3. Not conveying clear expectations. If you don’t communicate clear, concrete goals for staff members’ work, and ensure you have a shared understanding of what success in each role would look like, you’re falling down on one of your most important jobs. A good test: If you and your staff member were both asked what’s most important for them to achieve this year, would your answers match? If not, chances are low that you’re going to get the level of performance you’re hoping for.

4. Not giving useful feedback. If you want employees to perform at the highest level they can, you need to give them clear and direct feedback about what they’re doing well and what they could do better. You will get better work from people by helping them develop their strengths and tackle problem areas. (And remember that feedback isn’t just for criticisms – as the old saying goes, “Praise what you want to see more of.”)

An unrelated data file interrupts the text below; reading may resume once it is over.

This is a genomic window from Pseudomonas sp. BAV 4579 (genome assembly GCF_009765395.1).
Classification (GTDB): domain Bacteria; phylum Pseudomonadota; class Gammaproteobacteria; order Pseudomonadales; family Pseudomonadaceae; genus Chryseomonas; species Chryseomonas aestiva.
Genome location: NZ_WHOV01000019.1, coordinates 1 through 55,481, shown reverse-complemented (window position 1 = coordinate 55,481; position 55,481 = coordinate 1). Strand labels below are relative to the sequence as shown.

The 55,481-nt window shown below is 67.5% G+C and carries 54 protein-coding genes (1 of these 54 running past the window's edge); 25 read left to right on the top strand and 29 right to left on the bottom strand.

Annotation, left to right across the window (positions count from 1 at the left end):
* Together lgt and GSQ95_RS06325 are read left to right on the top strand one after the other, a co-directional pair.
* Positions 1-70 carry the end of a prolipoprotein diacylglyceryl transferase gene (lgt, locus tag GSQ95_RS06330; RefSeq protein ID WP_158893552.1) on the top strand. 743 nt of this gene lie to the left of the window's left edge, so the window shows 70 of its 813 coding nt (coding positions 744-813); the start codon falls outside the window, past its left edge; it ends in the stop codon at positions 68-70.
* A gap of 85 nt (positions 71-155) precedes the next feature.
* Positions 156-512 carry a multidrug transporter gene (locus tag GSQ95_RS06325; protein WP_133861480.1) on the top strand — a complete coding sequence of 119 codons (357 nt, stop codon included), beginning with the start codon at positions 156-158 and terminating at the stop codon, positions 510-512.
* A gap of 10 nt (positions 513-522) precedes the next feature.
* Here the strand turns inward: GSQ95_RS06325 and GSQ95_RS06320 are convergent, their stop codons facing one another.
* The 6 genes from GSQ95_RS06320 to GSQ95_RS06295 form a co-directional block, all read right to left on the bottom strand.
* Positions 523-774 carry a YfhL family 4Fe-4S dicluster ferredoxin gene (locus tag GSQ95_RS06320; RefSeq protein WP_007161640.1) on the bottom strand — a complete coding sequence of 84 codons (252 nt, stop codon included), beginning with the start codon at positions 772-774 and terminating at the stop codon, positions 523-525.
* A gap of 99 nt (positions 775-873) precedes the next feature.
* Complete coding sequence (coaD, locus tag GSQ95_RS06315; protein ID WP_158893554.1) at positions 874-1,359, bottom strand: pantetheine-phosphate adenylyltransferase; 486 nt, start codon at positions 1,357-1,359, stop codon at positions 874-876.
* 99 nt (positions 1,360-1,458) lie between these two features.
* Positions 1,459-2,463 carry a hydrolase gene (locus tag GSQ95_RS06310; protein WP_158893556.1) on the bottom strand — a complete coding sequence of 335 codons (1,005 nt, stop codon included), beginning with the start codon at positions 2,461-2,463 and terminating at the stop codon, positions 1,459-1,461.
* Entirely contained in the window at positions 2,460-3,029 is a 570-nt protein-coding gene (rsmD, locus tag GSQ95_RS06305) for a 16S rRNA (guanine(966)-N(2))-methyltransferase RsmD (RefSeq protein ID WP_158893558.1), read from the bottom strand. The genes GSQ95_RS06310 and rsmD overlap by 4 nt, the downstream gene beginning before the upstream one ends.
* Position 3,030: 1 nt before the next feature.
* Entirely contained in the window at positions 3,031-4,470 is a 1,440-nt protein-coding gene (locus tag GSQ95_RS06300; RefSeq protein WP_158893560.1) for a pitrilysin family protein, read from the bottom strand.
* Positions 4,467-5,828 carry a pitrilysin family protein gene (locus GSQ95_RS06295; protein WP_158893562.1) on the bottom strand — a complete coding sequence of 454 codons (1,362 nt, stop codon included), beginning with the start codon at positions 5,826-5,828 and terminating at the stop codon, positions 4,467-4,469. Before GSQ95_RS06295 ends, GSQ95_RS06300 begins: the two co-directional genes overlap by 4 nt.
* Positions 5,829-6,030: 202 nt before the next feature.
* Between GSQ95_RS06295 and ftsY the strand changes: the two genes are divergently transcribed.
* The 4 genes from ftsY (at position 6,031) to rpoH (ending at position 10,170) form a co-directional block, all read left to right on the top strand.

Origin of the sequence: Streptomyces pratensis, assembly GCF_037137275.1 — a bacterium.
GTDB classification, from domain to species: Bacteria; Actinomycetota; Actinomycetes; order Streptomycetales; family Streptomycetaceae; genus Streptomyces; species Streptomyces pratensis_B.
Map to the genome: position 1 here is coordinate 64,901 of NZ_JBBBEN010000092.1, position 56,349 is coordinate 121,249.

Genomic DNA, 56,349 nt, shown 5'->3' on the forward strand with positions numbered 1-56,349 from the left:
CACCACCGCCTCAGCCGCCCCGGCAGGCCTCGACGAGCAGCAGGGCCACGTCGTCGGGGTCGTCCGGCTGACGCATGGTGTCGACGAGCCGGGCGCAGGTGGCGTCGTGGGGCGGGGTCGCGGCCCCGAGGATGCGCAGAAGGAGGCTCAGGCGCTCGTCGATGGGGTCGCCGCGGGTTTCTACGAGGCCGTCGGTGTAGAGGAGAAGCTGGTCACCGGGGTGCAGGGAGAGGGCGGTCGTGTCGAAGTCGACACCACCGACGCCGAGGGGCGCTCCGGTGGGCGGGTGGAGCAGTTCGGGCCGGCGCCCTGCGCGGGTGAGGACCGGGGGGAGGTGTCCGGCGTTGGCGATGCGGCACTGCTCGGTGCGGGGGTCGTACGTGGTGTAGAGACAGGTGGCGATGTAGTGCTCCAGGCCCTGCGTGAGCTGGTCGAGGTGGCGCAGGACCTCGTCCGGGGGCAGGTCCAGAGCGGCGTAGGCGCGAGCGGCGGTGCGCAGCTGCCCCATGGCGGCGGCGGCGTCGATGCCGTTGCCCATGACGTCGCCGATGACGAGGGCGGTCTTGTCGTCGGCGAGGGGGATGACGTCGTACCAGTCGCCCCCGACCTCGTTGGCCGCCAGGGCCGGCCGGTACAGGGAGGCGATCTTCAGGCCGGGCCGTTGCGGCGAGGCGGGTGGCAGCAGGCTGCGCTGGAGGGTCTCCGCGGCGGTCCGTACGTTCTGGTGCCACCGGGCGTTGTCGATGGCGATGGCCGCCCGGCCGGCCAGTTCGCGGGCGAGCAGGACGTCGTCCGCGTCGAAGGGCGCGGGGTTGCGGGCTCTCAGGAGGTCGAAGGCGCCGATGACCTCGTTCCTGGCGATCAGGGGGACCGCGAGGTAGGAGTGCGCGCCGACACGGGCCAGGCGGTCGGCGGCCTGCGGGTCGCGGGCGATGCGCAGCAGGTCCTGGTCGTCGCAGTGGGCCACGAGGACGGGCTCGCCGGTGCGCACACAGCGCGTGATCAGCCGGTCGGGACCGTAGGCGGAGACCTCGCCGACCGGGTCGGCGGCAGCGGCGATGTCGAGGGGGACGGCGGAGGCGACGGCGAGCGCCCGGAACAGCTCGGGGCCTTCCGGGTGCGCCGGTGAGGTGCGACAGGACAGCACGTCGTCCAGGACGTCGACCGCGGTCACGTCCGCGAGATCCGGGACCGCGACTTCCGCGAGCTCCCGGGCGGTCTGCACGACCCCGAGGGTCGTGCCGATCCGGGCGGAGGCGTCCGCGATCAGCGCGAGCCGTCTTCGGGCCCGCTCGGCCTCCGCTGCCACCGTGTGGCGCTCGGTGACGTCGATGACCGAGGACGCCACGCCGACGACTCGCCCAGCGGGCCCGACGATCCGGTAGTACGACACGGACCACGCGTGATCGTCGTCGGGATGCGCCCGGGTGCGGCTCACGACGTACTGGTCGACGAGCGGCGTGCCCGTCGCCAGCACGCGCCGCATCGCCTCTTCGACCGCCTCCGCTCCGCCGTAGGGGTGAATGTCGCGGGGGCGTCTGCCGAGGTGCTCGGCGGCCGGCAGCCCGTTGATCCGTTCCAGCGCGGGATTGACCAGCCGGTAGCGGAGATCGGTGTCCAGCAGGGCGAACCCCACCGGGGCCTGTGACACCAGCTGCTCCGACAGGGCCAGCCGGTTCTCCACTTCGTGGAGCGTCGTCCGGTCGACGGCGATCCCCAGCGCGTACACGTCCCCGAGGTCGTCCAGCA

5. Not allowing people to carve out time to concentrate. Are you guilty of always stopping by for impromptu conversations rather than scheduling regular one-on-ones? Have you discouraged employees who wanted to block off quiet work periods on their calendars, telling them instead to be accessible to colleagues at all times? If so, you might be impeding your employees’ productivity. While people of course need to be accessible and you don’t want to ban spontaneous conversations, in many jobs you need to balance that against employees’ need to focus. If you’re constantly interrupting their workflow or insisting that others be allowed to, their inability to deeply focus will be reflected in your team’s output.

6. Not asking people what they need to do their jobs better. You might think that you already know what your team’s needs are – but you might be surprised by what you’d find out if you asked. Many people won’t speak up on their own if they need new software, a faster computer, or other tools to do their job – but if you ask, they’ll often tell you.